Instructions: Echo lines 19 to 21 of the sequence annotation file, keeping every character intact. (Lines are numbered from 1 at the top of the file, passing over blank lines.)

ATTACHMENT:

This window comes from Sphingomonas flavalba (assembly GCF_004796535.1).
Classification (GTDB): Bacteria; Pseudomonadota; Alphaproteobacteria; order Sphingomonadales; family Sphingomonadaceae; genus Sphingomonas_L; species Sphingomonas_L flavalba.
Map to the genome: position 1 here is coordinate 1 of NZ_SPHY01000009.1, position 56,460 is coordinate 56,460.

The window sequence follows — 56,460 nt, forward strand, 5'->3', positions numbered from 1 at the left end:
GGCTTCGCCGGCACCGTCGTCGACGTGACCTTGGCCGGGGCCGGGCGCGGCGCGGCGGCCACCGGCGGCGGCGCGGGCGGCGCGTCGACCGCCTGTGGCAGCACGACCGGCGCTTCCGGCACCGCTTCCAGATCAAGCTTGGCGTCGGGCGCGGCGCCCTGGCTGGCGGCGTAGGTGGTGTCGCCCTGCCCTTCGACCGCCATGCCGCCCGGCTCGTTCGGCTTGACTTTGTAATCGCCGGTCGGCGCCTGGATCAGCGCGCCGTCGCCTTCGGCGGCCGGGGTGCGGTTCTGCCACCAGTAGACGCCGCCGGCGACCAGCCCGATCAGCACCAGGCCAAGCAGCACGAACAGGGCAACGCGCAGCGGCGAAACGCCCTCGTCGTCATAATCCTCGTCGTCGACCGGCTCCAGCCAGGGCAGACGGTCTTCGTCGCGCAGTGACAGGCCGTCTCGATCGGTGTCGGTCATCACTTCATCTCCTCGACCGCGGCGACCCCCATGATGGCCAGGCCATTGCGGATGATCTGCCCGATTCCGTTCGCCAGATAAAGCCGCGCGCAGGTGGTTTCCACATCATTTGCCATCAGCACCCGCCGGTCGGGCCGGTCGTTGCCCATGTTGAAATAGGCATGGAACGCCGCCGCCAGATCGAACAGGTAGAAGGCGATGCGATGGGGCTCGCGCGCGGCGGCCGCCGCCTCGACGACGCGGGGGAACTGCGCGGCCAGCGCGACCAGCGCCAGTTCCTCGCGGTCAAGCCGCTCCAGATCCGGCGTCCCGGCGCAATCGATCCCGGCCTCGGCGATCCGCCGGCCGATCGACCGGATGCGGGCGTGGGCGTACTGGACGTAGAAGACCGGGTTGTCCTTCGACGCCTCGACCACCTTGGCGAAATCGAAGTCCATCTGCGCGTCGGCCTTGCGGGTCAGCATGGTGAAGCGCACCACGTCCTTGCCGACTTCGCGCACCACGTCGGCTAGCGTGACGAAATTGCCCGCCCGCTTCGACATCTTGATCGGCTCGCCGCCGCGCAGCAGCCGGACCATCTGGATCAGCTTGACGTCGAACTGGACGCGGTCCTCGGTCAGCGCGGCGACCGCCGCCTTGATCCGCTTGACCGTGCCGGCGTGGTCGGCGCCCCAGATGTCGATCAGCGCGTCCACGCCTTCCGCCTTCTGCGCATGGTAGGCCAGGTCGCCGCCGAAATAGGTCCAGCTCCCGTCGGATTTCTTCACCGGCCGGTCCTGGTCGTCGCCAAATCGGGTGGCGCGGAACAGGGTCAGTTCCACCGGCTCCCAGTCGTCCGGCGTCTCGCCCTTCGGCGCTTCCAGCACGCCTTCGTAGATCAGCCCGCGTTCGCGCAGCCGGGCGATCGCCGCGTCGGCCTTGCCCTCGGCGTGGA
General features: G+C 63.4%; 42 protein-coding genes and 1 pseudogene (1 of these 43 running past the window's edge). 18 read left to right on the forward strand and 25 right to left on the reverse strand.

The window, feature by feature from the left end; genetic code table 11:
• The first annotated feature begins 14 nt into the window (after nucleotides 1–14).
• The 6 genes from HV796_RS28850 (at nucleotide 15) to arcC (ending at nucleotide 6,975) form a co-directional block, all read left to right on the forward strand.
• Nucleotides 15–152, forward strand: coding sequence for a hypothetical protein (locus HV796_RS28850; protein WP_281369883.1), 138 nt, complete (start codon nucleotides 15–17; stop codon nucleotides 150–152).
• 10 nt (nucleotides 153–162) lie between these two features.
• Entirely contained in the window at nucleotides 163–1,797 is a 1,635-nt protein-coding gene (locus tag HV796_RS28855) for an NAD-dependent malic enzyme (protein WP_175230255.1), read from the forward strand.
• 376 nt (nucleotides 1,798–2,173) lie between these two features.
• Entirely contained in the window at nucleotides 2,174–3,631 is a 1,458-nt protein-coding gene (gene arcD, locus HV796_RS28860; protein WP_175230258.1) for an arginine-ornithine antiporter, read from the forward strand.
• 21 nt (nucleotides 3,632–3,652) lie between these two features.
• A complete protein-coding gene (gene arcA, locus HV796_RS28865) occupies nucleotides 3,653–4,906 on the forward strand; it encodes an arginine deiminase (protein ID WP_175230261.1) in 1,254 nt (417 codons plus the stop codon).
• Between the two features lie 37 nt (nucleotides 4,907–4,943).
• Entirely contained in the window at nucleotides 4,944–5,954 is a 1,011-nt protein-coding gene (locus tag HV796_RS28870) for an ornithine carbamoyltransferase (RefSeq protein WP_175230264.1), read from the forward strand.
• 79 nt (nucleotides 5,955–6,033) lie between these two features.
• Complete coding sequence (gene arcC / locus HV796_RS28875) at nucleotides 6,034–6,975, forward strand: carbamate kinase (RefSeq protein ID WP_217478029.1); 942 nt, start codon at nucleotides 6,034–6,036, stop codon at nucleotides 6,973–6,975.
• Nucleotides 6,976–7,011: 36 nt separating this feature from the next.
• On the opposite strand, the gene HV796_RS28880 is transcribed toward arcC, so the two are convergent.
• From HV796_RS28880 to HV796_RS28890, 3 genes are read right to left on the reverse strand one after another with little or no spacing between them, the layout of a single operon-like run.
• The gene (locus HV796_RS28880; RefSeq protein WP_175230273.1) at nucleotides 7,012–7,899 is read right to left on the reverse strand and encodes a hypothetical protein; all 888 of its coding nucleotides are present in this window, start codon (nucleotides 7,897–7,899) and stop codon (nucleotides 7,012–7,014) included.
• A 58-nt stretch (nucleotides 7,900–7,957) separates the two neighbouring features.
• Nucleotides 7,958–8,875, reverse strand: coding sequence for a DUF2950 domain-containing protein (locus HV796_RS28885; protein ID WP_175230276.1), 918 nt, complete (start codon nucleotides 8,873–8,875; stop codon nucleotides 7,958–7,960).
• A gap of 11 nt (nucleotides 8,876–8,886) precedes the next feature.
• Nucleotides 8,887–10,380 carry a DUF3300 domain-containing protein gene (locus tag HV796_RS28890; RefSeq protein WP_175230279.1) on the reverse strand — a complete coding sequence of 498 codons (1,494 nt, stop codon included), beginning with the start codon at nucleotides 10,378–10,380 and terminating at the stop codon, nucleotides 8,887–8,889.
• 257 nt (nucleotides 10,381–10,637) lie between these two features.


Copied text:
• 79 nt (nucleotides 5,955–6,033) lie between these two features.
• Complete coding sequence (gene arcC / locus HV796_RS28875) at nucleotides 6,034–6,975, forward strand: carbamate kinase (RefSeq protein ID WP_217478029.1); 942 nt, start codon at nucleotides 6,034–6,036, stop codon at nucleotides 6,973–6,975.
• Nucleotides 6,976–7,011: 36 nt separating this feature from the next.